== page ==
THE EUROPEAN CENTRAL BANK (ECB) surprisingly hiked the interest rate by 25 basis points. The interest rate on the main refinancing operations, the interest rates on the marginal lending facility, and the deposit facility increased to 4.50%, 4.75%, and 4.00%, respectively. That was the 10th consecutive hike decision by the ECB.
The market mainly didn’t expect a rate hike due to signs of significant deterioration in the growth and unemployment indicators. But the ECB disconfirmed these forecasts. Analysts have started to voice the idea that “this is the end” more powerfully following the decision.
ECB President Lagarde stated at the information meeting after the rate hike decision that the recent indicators suggest the economy has been weak in the third quarter. “The labor market has so far remained resilient, but the momentum in the employment increase is slowing. Most indicators have started to ease regarding the core inflation,” she said, adding that energy and food pose upward risks in terms of inflation. “Weakening demand creates downward risk for inflation. Yet we cannot say that we have come to an end in the rate hike process.”
Inflation, which was negative at the end of 2020, has exceeded 10% in the Eurozone over the past two years. The ECB, which began rate hikes in the spring of last year, could reduce inflation, which broke a record at 10.6% in October. Even if inflation fell to 5.3% in August, it’s still far from achieving the 2% target.
These rate hikes reduced the energy of the economy, which hasn’t already had a strong growth potential. The Eurozone grew by five per thousand in Q2 compared to the previous quarter. The German economy has contracted for two quarters. The PMI index, one of the leading growth indicators, is below 50 in many European countries, and hovers around the weak level of 39.1 in Germany.
The ECB, which decided a rate hike with this outlook, reduced the growth of the Eurozone from nine per thousand to seven per thousand for 2023 and from 1.5% to 1% for 2024.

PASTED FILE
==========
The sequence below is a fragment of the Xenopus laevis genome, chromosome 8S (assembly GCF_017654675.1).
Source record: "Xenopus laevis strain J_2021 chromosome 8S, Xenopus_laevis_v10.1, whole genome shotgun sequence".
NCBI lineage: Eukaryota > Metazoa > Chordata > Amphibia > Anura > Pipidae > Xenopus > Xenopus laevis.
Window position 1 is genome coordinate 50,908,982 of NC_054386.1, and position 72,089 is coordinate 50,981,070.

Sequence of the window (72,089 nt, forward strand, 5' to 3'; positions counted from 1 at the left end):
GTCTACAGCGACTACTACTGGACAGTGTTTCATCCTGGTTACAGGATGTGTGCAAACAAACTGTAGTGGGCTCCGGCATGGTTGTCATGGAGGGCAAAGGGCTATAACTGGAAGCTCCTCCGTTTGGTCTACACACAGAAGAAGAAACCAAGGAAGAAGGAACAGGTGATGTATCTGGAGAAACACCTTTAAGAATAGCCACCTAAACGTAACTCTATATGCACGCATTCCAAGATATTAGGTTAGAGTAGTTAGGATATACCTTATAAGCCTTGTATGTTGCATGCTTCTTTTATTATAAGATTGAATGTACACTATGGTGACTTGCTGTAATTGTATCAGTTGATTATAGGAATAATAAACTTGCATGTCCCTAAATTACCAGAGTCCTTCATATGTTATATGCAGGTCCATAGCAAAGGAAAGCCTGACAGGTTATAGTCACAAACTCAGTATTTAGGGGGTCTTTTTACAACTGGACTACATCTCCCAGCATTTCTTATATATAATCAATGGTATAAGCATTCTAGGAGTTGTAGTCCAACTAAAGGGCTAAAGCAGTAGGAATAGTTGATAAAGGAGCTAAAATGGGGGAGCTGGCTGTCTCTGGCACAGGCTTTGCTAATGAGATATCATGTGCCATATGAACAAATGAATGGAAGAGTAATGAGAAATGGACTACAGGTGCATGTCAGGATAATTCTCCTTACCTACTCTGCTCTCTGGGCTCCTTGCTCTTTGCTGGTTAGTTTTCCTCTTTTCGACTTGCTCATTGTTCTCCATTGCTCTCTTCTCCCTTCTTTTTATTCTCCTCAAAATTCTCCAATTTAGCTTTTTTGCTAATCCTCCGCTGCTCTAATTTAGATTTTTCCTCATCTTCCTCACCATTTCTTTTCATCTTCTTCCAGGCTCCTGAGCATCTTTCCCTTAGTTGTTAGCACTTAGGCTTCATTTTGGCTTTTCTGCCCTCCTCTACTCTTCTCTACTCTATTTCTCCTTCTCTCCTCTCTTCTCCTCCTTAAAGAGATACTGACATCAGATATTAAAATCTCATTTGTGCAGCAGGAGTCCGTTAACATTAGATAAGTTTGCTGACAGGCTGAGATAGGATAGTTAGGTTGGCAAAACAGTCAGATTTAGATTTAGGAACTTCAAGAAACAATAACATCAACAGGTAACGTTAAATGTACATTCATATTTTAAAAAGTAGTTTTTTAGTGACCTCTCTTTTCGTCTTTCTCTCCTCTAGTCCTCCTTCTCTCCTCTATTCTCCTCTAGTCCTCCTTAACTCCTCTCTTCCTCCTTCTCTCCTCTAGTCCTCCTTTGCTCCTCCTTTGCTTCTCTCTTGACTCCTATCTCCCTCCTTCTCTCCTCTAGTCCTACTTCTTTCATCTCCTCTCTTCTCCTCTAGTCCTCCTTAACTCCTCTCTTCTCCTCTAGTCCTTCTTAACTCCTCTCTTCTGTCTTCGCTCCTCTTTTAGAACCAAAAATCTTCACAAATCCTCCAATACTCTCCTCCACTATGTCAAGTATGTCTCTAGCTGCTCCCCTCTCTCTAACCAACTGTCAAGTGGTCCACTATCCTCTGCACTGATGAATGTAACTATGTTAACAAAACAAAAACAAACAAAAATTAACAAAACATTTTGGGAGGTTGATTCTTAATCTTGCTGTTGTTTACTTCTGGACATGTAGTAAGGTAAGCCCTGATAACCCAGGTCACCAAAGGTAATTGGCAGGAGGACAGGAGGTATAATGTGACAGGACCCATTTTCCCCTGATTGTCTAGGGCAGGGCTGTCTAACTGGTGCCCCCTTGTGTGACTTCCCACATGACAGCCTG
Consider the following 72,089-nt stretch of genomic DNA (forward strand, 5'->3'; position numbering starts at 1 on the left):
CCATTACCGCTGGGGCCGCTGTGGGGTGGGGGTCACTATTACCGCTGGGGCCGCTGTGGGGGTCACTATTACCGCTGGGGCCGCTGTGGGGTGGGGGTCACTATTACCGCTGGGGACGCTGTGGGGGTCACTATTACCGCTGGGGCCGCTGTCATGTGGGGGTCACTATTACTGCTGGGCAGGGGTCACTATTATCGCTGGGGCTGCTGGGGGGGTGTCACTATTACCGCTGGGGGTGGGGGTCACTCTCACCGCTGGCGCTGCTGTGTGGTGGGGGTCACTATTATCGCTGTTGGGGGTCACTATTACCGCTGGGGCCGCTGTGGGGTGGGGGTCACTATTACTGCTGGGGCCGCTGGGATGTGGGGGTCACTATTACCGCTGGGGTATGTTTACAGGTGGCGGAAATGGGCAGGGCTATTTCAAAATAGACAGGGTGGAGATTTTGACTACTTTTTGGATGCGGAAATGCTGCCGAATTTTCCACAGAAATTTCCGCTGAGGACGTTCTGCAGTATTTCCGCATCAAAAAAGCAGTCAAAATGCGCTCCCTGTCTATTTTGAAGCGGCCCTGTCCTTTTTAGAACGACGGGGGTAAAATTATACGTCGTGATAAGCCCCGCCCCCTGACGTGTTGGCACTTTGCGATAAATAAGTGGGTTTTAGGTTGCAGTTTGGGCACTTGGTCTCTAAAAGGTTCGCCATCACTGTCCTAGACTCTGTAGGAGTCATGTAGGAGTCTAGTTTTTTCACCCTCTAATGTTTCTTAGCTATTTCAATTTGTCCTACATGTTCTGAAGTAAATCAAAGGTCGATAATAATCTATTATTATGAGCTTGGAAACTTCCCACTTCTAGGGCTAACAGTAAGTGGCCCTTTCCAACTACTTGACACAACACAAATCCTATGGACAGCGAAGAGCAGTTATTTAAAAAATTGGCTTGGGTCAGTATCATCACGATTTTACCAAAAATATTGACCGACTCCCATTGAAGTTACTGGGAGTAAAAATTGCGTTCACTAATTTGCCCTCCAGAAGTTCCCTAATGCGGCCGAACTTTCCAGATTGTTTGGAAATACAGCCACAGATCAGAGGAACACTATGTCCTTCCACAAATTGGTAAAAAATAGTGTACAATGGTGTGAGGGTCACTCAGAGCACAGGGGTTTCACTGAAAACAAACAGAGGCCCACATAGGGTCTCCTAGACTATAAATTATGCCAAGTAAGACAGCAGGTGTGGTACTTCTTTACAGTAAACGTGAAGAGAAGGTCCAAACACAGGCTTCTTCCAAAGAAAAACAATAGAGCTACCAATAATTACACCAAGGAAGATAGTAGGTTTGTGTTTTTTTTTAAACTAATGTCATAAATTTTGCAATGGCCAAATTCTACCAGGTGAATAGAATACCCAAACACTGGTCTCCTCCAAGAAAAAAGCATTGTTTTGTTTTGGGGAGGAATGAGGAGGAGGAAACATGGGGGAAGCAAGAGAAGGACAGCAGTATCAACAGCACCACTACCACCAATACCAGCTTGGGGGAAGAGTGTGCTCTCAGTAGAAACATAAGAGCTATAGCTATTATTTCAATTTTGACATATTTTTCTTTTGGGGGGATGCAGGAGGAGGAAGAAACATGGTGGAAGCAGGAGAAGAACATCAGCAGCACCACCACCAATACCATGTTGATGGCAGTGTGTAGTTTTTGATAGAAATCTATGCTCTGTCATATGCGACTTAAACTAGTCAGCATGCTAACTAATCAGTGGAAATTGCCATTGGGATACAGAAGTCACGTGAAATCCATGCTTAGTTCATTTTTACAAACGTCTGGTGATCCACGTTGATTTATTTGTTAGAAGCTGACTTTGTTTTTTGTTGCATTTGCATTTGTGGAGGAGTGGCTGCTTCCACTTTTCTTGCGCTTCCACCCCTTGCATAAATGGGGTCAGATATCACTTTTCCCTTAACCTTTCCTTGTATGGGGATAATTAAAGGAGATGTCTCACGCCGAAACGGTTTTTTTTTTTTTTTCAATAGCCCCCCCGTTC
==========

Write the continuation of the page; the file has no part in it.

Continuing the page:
The weakness in the Eurozone economy and its continuation for a while is a disadvantage for Turkey. Eurozone accounts for 40% of Turkey’s total goods export. The rate corresponds to USD 100bn. Five of the top 10 export destinations of Turkey are in the Eurozone. Turkish exports to Germany, which has been its largest export market of Turkey for many years, totaled USD 20.1bn in 2022.
Although the USD/EUR parity effect has been positive since April, exports to European countries are lower in January-July, year-overyear. USD/EUR rose to 1.13 in July and fell below 1.07 following the rate hike decision.
The downward revision of the growth from 1.5% to 1% for 2024 shows that the import demand of the Eurozone will weaken. The lower growth means a lower increase in consumption and imports.
MORTGAGED HOME SALES DOWN FOR 14 MONTHS
House sales totaled 122,091 units in August, the highest monthly figure recorded this year. However, sales dropped by 1.1% in August, yearover-year.
New home sales and second-hand house sales amounted to 35,310 and 86,781, respectively. New house sales decreased by 9.5%, and second-hand home sales rose by 2.7% in August compared to the same month of the previous year. Mortgaged house sales fell by 26.1% with the hike in loan costs. Thus, mortgaged home sales fell for the 14th consecutive month. But other sales soared by 4.3% last month.
Home sales to foreigners have declined for 14 months since July 2022. Foreigners bought 3,058 houses, which accounted for 2.5% of total house sales. The rate rose to 6% at the beginning of last year.